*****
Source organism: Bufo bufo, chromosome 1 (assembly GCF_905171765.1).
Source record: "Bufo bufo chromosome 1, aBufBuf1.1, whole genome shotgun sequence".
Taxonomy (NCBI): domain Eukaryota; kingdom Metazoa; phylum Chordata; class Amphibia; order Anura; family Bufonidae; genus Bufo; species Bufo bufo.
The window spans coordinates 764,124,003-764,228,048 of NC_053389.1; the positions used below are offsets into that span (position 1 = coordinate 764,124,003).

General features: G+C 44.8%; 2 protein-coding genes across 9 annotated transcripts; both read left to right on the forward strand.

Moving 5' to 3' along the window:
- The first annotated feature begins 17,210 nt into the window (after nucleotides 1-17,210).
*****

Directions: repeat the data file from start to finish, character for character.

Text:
Source organism: Bufo bufo, chromosome 1 (assembly GCF_905171765.1).
Source record: "Bufo bufo chromosome 1, aBufBuf1.1, whole genome shotgun sequence".
Taxonomy (NCBI): domain Eukaryota; kingdom Metazoa; phylum Chordata; class Amphibia; order Anura; family Bufonidae; genus Bufo; species Bufo bufo.
The window spans coordinates 764,124,003-764,228,048 of NC_053389.1; the positions used below are offsets into that span (position 1 = coordinate 764,124,003).

General features: G+C 44.8%; 2 protein-coding genes across 9 annotated transcripts; both read left to right on the forward strand.

Moving 5' to 3' along the window:
- The first annotated feature begins 17,210 nt into the window (after nucleotides 1-17,210).